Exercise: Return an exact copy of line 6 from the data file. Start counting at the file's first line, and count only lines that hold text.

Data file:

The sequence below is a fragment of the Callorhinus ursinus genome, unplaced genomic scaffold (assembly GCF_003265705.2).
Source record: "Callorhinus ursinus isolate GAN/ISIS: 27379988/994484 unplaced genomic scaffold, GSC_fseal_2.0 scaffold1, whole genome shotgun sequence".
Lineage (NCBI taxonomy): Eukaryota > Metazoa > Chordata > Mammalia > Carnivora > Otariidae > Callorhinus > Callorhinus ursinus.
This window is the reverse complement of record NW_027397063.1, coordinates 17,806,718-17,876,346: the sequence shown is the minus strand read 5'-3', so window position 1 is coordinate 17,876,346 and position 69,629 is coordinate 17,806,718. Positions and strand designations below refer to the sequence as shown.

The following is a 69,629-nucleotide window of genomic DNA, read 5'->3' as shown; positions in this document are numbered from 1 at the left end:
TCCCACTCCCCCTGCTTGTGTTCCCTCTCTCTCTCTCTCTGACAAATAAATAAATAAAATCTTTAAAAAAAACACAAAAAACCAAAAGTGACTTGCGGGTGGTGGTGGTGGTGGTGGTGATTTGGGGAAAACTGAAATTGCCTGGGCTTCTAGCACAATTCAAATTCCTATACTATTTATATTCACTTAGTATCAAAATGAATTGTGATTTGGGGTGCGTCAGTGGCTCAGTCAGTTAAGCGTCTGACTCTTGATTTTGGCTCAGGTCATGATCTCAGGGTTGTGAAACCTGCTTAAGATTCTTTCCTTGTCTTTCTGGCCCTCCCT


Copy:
TCCCACTCCCCCTGCTTGTGTTCCCTCTCTCTCTCTCTCTGACAAATAAATAAATAAAATCTTTAAAAAAAACACAAAAAACCAAAAGTGACTTGCGGGTGGTGGTGGTGGTGGTGGTGATTTGGGGAAAACTGAAATTGCCTGGGCTTCTAGCACAATTCAAATTCCTATACTATTTATATTCACTTAGTATCAAAATGAATTGTGATTTGGGGTGCGTCAGTGGCTCAGTCAGTTAAGCGTCTGACTCTTGATTTTGGCTCAGGTCATGATCTCAGGGTTGTGAAACCTGCTTAAGATTCTTTCCTTGTCTTTCTGGCCCTCCCT